Miracles microReview

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I confess I find it hard to believe in modern-day miracles. I suppose it’s because few of them happen to the people I know in real life. Trustworthy people with whom I have a personal relationship are more believable than the ones I read about.

I’m not saying miracles don’t happen, nor that they didn’t happen. The entirety of my faith hinges upon the greatest series of miracles leading to the life, death, and resurrection of Jesus Christ. These days, I subconsciously take the Jesus-works-in-subtle-ways road. As in, He’ll touch a heart here to send a check there and answer a prayer that way. As in, He’ll use someone’s pre-Christian experiences to minister to others in the best way, redeeming their past for the future He desires. Subtle.

But God isn’t always so subtle in his miracles even now, according to Eric Metaxas. In Miracles: What They Are, Why They Happen, and How They Can Change Your Life, he explores the small and great, the old and the new in a variety of works of God which are deemed “miraculous.”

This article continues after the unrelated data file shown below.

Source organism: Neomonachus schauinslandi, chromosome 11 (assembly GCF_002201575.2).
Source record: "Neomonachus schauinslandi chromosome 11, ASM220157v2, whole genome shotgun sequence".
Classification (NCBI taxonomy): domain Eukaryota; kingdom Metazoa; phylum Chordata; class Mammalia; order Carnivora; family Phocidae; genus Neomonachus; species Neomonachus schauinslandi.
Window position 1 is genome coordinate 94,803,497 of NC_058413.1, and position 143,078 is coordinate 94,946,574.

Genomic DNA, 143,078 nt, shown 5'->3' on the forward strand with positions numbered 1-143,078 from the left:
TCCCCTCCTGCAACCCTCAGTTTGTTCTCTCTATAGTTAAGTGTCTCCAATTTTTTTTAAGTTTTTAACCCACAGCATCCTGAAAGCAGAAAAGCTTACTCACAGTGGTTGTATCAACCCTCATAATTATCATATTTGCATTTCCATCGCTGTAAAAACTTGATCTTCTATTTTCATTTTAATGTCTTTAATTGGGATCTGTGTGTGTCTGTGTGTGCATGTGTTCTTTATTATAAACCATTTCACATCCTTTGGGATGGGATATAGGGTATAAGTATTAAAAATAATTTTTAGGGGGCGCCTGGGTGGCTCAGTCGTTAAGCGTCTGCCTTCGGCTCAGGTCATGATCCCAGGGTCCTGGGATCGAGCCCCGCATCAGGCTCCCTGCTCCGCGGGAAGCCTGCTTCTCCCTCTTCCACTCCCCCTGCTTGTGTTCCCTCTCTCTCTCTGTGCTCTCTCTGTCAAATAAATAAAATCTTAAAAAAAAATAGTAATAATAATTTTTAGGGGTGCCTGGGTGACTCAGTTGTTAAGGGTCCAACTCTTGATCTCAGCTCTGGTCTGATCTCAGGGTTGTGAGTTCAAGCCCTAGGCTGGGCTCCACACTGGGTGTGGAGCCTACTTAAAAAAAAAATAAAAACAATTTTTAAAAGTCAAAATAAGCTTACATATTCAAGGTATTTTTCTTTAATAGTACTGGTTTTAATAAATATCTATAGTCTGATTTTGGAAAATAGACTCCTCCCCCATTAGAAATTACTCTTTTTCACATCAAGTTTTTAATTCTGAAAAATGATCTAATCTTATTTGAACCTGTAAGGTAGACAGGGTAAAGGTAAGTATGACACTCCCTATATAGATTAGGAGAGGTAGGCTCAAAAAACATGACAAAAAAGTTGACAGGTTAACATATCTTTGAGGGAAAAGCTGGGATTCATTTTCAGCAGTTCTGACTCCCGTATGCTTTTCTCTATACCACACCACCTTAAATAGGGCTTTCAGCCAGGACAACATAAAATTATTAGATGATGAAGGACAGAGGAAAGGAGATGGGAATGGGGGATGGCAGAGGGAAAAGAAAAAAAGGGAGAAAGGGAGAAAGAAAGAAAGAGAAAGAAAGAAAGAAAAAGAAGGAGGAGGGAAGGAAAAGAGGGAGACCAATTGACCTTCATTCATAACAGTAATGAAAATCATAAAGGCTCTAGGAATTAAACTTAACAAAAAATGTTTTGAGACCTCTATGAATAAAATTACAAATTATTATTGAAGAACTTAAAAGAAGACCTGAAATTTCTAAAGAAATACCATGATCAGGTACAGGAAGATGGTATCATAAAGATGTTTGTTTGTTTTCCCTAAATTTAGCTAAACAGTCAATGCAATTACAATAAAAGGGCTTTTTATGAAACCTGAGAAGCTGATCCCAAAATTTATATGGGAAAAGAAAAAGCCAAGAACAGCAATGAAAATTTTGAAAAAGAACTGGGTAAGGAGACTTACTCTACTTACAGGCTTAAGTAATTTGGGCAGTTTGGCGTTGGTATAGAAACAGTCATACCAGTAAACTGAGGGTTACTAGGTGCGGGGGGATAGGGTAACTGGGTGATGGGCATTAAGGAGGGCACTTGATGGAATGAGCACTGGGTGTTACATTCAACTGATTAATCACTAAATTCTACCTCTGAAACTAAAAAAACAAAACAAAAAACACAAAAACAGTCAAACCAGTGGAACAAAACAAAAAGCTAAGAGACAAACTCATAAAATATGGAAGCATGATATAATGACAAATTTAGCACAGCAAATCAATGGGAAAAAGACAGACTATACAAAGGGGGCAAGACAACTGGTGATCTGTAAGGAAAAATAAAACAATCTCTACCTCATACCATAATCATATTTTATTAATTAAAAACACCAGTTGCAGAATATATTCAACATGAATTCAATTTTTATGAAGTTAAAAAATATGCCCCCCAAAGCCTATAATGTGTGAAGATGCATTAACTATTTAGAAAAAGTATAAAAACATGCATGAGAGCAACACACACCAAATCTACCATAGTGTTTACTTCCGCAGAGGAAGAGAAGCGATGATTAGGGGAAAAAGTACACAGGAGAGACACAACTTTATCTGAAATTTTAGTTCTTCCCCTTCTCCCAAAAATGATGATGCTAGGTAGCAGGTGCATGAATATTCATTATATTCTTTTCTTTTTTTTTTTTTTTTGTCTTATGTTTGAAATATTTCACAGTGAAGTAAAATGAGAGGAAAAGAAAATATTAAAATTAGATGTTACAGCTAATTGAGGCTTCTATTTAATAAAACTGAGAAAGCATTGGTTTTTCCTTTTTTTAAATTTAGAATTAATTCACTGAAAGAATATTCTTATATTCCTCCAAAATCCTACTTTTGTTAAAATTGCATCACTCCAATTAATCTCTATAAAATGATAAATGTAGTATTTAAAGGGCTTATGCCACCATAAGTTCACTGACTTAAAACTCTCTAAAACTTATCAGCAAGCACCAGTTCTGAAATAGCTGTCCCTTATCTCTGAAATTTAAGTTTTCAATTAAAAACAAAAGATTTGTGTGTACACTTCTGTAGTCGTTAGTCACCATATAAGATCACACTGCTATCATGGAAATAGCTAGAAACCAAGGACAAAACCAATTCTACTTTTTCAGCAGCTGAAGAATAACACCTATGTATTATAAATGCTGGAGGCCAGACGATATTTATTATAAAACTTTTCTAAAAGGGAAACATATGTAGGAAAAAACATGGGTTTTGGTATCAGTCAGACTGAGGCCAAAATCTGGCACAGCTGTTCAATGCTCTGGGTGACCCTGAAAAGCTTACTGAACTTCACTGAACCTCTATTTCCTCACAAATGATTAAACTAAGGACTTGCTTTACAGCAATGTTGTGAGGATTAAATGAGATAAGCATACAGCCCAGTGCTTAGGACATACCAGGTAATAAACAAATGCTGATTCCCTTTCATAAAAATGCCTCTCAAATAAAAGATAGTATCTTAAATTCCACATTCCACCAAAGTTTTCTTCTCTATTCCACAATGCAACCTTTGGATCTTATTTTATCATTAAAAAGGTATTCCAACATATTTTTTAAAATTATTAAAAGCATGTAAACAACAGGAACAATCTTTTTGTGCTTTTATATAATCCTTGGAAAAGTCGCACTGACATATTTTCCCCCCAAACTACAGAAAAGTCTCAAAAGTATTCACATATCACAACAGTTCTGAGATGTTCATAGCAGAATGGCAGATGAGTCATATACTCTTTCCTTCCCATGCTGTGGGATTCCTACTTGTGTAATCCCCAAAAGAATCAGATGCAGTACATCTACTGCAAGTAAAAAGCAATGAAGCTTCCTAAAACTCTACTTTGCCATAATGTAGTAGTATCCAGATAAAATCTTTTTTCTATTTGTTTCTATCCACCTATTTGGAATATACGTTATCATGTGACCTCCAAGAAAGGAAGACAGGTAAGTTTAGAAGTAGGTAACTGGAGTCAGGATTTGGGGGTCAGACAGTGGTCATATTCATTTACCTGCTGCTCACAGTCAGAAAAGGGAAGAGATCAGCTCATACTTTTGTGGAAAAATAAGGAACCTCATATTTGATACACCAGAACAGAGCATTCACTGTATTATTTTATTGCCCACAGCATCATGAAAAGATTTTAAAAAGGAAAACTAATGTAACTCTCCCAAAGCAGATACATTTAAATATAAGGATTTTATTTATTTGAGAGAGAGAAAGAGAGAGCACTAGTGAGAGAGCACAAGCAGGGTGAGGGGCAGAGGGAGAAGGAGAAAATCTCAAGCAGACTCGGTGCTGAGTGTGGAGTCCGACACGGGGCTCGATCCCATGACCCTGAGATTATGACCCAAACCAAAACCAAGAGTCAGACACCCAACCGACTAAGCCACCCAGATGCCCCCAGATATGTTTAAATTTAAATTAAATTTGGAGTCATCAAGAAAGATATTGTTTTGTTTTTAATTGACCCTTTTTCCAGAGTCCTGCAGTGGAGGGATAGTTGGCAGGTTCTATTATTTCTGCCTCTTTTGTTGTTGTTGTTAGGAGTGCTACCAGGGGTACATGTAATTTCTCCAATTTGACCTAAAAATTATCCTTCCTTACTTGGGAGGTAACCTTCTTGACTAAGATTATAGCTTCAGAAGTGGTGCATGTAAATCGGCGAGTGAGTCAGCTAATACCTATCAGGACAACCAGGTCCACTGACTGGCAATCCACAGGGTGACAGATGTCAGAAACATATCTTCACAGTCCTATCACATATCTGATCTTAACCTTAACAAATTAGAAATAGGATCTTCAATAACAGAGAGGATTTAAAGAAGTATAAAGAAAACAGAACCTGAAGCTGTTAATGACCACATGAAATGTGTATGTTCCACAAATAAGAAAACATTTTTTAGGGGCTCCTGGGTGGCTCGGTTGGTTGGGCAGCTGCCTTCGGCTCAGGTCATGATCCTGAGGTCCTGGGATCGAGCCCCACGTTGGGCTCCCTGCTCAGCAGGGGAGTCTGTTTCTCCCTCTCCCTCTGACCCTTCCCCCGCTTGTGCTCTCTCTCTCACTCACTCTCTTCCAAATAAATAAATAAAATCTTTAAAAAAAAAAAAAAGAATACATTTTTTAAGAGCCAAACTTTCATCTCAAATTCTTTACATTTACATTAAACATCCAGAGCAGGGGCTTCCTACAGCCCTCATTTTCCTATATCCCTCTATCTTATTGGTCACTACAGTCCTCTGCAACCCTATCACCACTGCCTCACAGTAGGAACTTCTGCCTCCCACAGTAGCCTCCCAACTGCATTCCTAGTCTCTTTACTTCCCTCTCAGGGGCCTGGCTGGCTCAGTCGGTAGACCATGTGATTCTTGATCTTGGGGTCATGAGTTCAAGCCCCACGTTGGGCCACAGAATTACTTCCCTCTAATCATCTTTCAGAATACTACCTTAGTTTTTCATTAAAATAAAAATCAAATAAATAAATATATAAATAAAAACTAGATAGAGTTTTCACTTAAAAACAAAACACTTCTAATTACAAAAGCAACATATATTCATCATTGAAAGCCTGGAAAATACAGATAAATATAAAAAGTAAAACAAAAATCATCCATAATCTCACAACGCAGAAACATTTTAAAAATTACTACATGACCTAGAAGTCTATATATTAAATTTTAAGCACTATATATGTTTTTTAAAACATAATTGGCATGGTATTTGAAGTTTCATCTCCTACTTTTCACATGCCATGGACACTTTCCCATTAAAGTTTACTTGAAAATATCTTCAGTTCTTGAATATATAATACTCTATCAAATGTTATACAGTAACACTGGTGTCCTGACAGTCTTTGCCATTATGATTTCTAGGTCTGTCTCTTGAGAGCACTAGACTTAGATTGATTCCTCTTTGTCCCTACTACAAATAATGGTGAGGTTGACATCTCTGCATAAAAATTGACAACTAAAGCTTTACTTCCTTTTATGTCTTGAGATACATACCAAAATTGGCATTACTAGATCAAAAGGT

Metaxas writes with the non-believer and the theologian in mind. For those who say, “Life itself is a miracle,” he agrees and touches upon what makes it so. The first half of his book reads like a work by Lee Strobel, more in the vein of The Case for Creator or The Case for Christ. The rebuttals toward “the universe happened by chance” or “Jesus Christ did not rise from the dead” are familiar.

However, these arguments are a necessary foundation. Not only does he establish what a miracle is, but he also discusses what a miracle is supposed to achieve. Metaxas cannot do either without basing it on biblical narrative and analysis of miracles in scripture.

The second half of the book is divided into sections. Each section contains several stories of a type of miracle. The type of miracle is defined in a forward covering each separate section. Anything from miraculous healing to a staunch non-believer turning to Christianity in a conversion miracle to encountering angels obvious and angels disguised. It is a trove of anecdotes very much like those found in a Chicken Soup series book.

Overall, it is a solid exploration which left me with a lot to consider.

Miracles: What They Are, Why They Happen, and How They Can Change Your Life was written by Eric Metaxas, published and reprinted by Penguin Books on October 13, 2015 and it contains 352 pages.

 

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